Did you know that the very first Labor Day observance was held on September 5th, 1882 in New York City? It was actually a protest, with more than 10,000 marching for better working conditions – many at the risk of losing their jobs since that was a work day.
Back in the late 1800s and earlier, it wasn’t uncommon in America to work in a job that required 12 hour days, six days a week. The conditions were often punishing, demanding intense physical labor for very low pay. Even worse, many of these jobs, in harsh environments such as farms, factories and mines, were filled by children.
In fact, it wasn’t until the Adamson Act passed on September 3, 1916 that our modern eight-hour work day was established.
Fast forward to today, and in most of the Western world we have the privilege of (relative) safety and (usually) reasonable demands of our work. If we are fortunate, we have benefits that the labor movement made possible for nearly everyone, and many of us just take that for granted.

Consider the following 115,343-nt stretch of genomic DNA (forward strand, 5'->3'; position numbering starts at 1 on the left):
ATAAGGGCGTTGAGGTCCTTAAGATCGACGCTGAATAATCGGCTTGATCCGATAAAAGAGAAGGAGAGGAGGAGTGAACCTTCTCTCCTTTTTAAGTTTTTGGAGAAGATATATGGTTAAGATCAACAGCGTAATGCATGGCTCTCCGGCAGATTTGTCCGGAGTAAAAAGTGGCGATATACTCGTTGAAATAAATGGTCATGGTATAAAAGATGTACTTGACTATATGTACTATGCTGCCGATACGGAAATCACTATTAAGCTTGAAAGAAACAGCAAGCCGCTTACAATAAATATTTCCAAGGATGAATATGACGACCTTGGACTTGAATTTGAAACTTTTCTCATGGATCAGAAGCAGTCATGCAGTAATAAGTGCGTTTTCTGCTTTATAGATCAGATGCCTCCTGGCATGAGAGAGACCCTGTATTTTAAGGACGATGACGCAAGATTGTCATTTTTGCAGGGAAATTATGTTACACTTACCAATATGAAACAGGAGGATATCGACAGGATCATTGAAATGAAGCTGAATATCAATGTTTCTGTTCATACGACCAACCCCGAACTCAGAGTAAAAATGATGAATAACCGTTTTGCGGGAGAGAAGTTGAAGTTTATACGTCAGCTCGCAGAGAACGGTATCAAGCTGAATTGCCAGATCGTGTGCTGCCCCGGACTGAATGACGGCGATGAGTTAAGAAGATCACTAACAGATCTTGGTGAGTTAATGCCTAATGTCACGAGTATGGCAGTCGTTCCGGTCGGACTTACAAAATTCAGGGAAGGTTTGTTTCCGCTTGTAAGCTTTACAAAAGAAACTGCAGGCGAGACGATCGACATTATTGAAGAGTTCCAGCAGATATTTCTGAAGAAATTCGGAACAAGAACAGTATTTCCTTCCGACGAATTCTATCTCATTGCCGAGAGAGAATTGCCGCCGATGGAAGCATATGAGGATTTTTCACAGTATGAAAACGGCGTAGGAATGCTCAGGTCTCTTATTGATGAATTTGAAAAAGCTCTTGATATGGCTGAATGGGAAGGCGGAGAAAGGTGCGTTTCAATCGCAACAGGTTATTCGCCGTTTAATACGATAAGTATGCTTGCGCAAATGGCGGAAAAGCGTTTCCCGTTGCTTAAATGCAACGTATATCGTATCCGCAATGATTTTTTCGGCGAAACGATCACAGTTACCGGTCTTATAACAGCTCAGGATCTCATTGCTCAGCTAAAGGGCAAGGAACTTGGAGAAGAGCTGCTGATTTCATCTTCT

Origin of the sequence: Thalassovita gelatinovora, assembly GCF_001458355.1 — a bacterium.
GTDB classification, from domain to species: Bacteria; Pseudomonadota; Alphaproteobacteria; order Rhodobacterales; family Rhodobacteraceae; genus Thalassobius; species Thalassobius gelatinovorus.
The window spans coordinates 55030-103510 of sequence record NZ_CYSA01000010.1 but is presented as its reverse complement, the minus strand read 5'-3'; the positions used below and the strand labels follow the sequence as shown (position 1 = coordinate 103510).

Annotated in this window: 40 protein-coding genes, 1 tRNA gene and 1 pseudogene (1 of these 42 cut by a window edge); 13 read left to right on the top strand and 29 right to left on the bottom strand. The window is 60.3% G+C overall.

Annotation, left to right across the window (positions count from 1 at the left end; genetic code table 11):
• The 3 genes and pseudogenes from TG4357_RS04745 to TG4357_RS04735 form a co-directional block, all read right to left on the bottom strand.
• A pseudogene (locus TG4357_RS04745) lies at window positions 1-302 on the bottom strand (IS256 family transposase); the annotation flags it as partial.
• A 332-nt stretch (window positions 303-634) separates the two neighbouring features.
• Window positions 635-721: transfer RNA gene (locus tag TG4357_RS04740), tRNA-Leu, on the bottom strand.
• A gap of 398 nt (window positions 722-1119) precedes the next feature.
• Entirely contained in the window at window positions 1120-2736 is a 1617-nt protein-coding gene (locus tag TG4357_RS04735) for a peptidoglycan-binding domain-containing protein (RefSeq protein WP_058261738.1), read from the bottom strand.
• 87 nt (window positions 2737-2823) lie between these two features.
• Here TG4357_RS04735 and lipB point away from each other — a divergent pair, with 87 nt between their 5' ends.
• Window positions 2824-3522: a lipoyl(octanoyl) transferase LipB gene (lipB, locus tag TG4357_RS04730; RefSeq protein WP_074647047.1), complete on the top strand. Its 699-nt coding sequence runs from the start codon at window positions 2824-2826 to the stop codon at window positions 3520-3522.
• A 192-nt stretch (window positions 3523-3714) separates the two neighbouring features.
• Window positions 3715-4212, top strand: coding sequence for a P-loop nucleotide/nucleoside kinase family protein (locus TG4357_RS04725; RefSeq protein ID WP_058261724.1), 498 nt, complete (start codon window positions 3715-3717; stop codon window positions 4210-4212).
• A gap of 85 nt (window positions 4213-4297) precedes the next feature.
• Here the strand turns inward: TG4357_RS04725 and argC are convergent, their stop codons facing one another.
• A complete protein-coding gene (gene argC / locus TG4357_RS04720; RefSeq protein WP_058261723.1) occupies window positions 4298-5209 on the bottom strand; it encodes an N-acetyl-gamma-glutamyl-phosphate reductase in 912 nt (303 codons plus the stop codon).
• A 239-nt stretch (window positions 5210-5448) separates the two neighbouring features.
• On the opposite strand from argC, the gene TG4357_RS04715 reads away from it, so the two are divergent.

On this Labor Day weekend, I’m reflecting on where we still need to do work. What still calls on us to be addressed? Surely gender and racial pay equity. Freedom from workplace harassment and bullying. A restoration of full-time work as opposed to the abuse of contract workers that employers use to avoid the costs of benefits. More paths to opportunity for all.
I could get behind any of those causes. But the area I’m most passionate about is the one I am in the best position to impact. I’ll call it the self-inflicted suffering of “good enough.” This Labor Day, perhaps you need a reminder that nobody is making you stay in a job that is soul-sucking. Or mind-numbing. Or toxic. Or underpaid, overworked, or under-valued. Really. You have choices. Employers are clamoring for good people and there is very likely something better out there for you. You just have to decide to go get it.